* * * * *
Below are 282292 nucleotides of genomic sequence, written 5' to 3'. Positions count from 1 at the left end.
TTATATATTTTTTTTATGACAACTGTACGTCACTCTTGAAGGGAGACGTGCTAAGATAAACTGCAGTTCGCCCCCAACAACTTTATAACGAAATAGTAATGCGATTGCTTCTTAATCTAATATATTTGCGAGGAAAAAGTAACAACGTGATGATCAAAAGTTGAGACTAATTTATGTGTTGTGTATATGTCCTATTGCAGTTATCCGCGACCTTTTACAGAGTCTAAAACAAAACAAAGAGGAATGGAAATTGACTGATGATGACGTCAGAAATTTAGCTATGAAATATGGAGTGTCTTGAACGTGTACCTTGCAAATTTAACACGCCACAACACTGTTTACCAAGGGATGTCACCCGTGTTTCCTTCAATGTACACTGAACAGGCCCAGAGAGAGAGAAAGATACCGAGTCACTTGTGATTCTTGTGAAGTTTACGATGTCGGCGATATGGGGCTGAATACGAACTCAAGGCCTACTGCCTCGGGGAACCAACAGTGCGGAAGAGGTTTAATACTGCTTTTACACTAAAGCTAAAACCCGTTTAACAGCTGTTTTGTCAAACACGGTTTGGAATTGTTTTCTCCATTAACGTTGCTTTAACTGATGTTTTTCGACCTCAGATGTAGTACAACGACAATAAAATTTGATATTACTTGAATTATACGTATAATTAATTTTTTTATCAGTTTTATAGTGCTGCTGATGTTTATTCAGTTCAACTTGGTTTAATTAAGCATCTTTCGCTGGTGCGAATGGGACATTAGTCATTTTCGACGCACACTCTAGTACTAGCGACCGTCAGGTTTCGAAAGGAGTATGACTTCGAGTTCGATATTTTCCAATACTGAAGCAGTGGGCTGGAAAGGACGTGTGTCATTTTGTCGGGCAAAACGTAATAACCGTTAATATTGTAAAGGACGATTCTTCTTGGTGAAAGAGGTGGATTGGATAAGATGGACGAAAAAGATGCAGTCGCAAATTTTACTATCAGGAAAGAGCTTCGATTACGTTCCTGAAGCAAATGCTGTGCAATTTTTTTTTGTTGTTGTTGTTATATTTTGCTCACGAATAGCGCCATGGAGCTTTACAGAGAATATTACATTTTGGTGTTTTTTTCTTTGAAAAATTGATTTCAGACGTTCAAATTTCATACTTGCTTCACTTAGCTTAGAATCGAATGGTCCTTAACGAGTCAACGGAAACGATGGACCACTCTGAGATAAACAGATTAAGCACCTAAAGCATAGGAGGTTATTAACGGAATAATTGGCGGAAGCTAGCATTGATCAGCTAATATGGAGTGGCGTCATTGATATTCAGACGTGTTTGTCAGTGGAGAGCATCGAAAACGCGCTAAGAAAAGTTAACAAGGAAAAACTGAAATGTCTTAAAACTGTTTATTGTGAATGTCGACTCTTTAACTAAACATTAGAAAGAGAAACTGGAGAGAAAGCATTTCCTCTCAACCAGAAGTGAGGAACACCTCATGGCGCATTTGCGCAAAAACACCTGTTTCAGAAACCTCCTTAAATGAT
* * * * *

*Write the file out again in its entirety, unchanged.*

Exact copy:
Below are 282292 nucleotides of genomic sequence, written 5' to 3'. Positions count from 1 at the left end.
TTATATATTTTTTTTATGACAACTGTACGTCACTCTTGAAGGGAGACGTGCTAAGATAAACTGCAGTTCGCCCCCAACAACTTTATAACGAAATAGTAATGCGATTGCTTCTTAATCTAATATATTTGCGAGGAAAAAGTAACAACGTGATGATCAAAAGTTGAGACTAATTTATGTGTTGTGTATATGTCCTATTGCAGTTATCCGCGACCTTTTACAGAGTCTAAAACAAAACAAAGAGGAATGGAAATTGACTGATGATGACGTCAGAAATTTAGCTATGAAATATGGAGTGTCTTGAACGTGTACCTTGCAAATTTAACACGCCACAACACTGTTTACCAAGGGATGTCACCCGTGTTTCCTTCAATGTACACTGAACAGGCCCAGAGAGAGAGAAAGATACCGAGTCACTTGTGATTCTTGTGAAGTTTACGATGTCGGCGATATGGGGCTGAATACGAACTCAAGGCCTACTGCCTCGGGGAACCAACAGTGCGGAAGAGGTTTAATACTGCTTTTACACTAAAGCTAAAACCCGTTTAACAGCTGTTTTGTCAAACACGGTTTGGAATTGTTTTCTCCATTAACGTTGCTTTAACTGATGTTTTTCGACCTCAGATGTAGTACAACGACAATAAAATTTGATATTACTTGAATTATACGTATAATTAATTTTTTTATCAGTTTTATAGTGCTGCTGATGTTTATTCAGTTCAACTTGGTTTAATTAAGCATCTTTCGCTGGTGCGAATGGGACATTAGTCATTTTCGACGCACACTCTAGTACTAGCGACCGTCAGGTTTCGAAAGGAGTATGACTTCGAGTTCGATATTTTCCAATACTGAAGCAGTGGGCTGGAAAGGACGTGTGTCATTTTGTCGGGCAAAACGTAATAACCGTTAATATTGTAAAGGACGATTCTTCTTGGTGAAAGAGGTGGATTGGATAAGATGGACGAAAAAGATGCAGTCGCAAATTTTACTATCAGGAAAGAGCTTCGATTACGTTCCTGAAGCAAATGCTGTGCAATTTTTTTTTGTTGTTGTTGTTATATTTTGCTCACGAATAGCGCCATGGAGCTTTACAGAGAATATTACATTTTGGTGTTTTTTTCTTTGAAAAATTGATTTCAGACGTTCAAATTTCATACTTGCTTCACTTAGCTTAGAATCGAATGGTCCTTAACGAGTCAACGGAAACGATGGACCACTCTGAGATAAACAGATTAAGCACCTAAAGCATAGGAGGTTATTAACGGAATAATTGGCGGAAGCTAGCATTGATCAGCTAATATGGAGTGGCGTCATTGATATTCAGACGTGTTTGTCAGTGGAGAGCATCGAAAACGCGCTAAGAAAAGTTAACAAGGAAAAACTGAAATGTCTTAAAACTGTTTATTGTGAATGTCGACTCTTTAACTAAACATTAGAAAGAGAAACTGGAGAGAAAGCATTTCCTCTCAACCAGAAGTGAGGAACACCTCATGGCGCATTTGCGCAAAAACACCTGTTTCAGAAACCTCCTTAAATGAT